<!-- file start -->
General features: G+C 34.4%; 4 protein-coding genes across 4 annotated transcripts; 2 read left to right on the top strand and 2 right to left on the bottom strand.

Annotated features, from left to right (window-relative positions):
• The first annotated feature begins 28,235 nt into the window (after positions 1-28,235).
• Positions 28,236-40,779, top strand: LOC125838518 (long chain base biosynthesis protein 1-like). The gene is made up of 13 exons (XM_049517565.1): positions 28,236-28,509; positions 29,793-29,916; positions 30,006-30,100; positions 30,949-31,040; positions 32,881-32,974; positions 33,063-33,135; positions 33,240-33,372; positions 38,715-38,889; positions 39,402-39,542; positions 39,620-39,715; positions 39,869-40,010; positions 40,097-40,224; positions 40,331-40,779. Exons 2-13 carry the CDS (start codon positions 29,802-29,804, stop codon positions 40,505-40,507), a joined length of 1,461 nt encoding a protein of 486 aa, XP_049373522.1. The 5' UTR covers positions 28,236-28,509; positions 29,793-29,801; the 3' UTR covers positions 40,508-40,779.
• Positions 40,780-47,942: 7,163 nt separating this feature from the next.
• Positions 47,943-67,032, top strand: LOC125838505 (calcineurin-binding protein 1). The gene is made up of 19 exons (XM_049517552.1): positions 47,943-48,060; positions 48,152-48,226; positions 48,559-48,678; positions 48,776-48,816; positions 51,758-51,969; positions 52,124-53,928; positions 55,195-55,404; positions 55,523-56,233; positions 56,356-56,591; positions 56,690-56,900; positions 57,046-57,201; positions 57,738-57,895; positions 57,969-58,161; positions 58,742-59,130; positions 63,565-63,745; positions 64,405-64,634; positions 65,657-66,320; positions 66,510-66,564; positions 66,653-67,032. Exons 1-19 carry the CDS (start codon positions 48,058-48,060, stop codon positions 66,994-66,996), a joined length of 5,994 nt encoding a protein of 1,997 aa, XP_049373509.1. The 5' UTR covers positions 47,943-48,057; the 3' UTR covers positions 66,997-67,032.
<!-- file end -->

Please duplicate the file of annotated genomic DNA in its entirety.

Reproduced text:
General features: G+C 34.4%; 4 protein-coding genes across 4 annotated transcripts; 2 read left to right on the top strand and 2 right to left on the bottom strand.

Annotated features, from left to right (window-relative positions):
• The first annotated feature begins 28,235 nt into the window (after positions 1-28,235).
• Positions 28,236-40,779, top strand: LOC125838518 (long chain base biosynthesis protein 1-like). The gene is made up of 13 exons (XM_049517565.1): positions 28,236-28,509; positions 29,793-29,916; positions 30,006-30,100; positions 30,949-31,040; positions 32,881-32,974; positions 33,063-33,135; positions 33,240-33,372; positions 38,715-38,889; positions 39,402-39,542; positions 39,620-39,715; positions 39,869-40,010; positions 40,097-40,224; positions 40,331-40,779. Exons 2-13 carry the CDS (start codon positions 29,802-29,804, stop codon positions 40,505-40,507), a joined length of 1,461 nt encoding a protein of 486 aa, XP_049373522.1. The 5' UTR covers positions 28,236-28,509; positions 29,793-29,801; the 3' UTR covers positions 40,508-40,779.
• Positions 40,780-47,942: 7,163 nt separating this feature from the next.
• Positions 47,943-67,032, top strand: LOC125838505 (calcineurin-binding protein 1). The gene is made up of 19 exons (XM_049517552.1): positions 47,943-48,060; positions 48,152-48,226; positions 48,559-48,678; positions 48,776-48,816; positions 51,758-51,969; positions 52,124-53,928; positions 55,195-55,404; positions 55,523-56,233; positions 56,356-56,591; positions 56,690-56,900; positions 57,046-57,201; positions 57,738-57,895; positions 57,969-58,161; positions 58,742-59,130; positions 63,565-63,745; positions 64,405-64,634; positions 65,657-66,320; positions 66,510-66,564; positions 66,653-67,032. Exons 1-19 carry the CDS (start codon positions 48,058-48,060, stop codon positions 66,994-66,996), a joined length of 5,994 nt encoding a protein of 1,997 aa, XP_049373509.1. The 5' UTR covers positions 47,943-48,057; the 3' UTR covers positions 66,997-67,032.